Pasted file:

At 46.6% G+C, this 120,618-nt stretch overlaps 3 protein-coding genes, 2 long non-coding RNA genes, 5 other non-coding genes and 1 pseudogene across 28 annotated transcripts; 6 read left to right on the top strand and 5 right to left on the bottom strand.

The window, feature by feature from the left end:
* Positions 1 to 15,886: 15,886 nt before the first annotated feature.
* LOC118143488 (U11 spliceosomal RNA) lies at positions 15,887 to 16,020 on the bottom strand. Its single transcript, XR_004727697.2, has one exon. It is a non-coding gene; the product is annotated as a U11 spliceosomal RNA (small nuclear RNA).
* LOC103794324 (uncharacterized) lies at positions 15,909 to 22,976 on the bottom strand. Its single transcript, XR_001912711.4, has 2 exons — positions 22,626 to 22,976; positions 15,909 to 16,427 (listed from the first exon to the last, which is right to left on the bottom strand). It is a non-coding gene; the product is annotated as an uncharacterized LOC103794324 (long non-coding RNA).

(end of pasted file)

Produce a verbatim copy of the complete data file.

At 46.6% G+C, this 120,618-nt stretch overlaps 3 protein-coding genes, 2 long non-coding RNA genes, 5 other non-coding genes and 1 pseudogene across 28 annotated transcripts; 6 read left to right on the top strand and 5 right to left on the bottom strand.

The window, feature by feature from the left end:
* Positions 1 to 15,886: 15,886 nt before the first annotated feature.
* LOC118143488 (U11 spliceosomal RNA) lies at positions 15,887 to 16,020 on the bottom strand. Its single transcript, XR_004727697.2, has one exon. It is a non-coding gene; the product is annotated as a U11 spliceosomal RNA (small nuclear RNA).
* LOC103794324 (uncharacterized) lies at positions 15,909 to 22,976 on the bottom strand. Its single transcript, XR_001912711.4, has 2 exons — positions 22,626 to 22,976; positions 15,909 to 16,427 (listed from the first exon to the last, which is right to left on the bottom strand). It is a non-coding gene; the product is annotated as an uncharacterized LOC103794324 (long non-coding RNA).